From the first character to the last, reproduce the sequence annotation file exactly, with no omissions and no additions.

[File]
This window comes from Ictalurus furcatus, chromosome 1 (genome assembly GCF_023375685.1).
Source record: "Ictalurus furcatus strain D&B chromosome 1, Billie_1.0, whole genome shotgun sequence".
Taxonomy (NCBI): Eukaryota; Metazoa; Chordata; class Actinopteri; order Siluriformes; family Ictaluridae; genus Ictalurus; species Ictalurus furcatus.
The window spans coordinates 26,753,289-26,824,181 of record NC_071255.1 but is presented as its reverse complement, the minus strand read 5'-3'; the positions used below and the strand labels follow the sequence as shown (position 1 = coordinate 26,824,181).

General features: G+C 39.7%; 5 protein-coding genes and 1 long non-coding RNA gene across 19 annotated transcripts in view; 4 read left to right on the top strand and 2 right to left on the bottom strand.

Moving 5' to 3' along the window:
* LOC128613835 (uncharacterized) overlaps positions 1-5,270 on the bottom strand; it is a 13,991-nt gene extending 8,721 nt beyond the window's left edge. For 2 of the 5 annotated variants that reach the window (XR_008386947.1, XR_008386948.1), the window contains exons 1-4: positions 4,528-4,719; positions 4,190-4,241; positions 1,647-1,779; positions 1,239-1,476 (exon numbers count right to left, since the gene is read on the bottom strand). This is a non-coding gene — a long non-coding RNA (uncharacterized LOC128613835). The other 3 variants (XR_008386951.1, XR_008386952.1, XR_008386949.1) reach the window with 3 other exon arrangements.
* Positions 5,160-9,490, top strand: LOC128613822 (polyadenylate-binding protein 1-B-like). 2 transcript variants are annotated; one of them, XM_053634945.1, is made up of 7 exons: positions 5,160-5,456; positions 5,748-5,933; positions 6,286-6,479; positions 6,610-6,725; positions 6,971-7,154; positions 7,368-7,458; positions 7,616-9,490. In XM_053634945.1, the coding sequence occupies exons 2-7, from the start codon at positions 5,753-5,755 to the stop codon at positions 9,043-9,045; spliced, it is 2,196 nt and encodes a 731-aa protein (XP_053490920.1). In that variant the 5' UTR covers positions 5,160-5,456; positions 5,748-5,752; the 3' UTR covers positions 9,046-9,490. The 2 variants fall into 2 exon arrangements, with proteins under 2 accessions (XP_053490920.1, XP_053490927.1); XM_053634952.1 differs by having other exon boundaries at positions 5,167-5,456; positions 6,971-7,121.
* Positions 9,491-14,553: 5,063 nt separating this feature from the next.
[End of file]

This window comes from Ictalurus furcatus, chromosome 1 (genome assembly GCF_023375685.1).
Source record: "Ictalurus furcatus strain D&B chromosome 1, Billie_1.0, whole genome shotgun sequence".
Taxonomy (NCBI): Eukaryota; Metazoa; Chordata; class Actinopteri; order Siluriformes; family Ictaluridae; genus Ictalurus; species Ictalurus furcatus.
The window spans coordinates 26,753,289-26,824,181 of record NC_071255.1 but is presented as its reverse complement, the minus strand read 5'-3'; the positions used below and the strand labels follow the sequence as shown (position 1 = coordinate 26,824,181).

General features: G+C 39.7%; 5 protein-coding genes and 1 long non-coding RNA gene across 19 annotated transcripts in view; 4 read left to right on the top strand and 2 right to left on the bottom strand.

Moving 5' to 3' along the window:
* LOC128613835 (uncharacterized) overlaps positions 1-5,270 on the bottom strand; it is a 13,991-nt gene extending 8,721 nt beyond the window's left edge. For 2 of the 5 annotated variants that reach the window (XR_008386947.1, XR_008386948.1), the window contains exons 1-4: positions 4,528-4,719; positions 4,190-4,241; positions 1,647-1,779; positions 1,239-1,476 (exon numbers count right to left, since the gene is read on the bottom strand). This is a non-coding gene — a long non-coding RNA (uncharacterized LOC128613835). The other 3 variants (XR_008386951.1, XR_008386952.1, XR_008386949.1) reach the window with 3 other exon arrangements.
* Positions 5,160-9,490, top strand: LOC128613822 (polyadenylate-binding protein 1-B-like). 2 transcript variants are annotated; one of them, XM_053634945.1, is made up of 7 exons: positions 5,160-5,456; positions 5,748-5,933; positions 6,286-6,479; positions 6,610-6,725; positions 6,971-7,154; positions 7,368-7,458; positions 7,616-9,490. In XM_053634945.1, the coding sequence occupies exons 2-7, from the start codon at positions 5,753-5,755 to the stop codon at positions 9,043-9,045; spliced, it is 2,196 nt and encodes a 731-aa protein (XP_053490920.1). In that variant the 5' UTR covers positions 5,160-5,456; positions 5,748-5,752; the 3' UTR covers positions 9,046-9,490. The 2 variants fall into 2 exon arrangements, with proteins under 2 accessions (XP_053490920.1, XP_053490927.1); XM_053634952.1 differs by having other exon boundaries at positions 5,167-5,456; positions 6,971-7,121.
* Positions 9,491-14,553: 5,063 nt separating this feature from the next.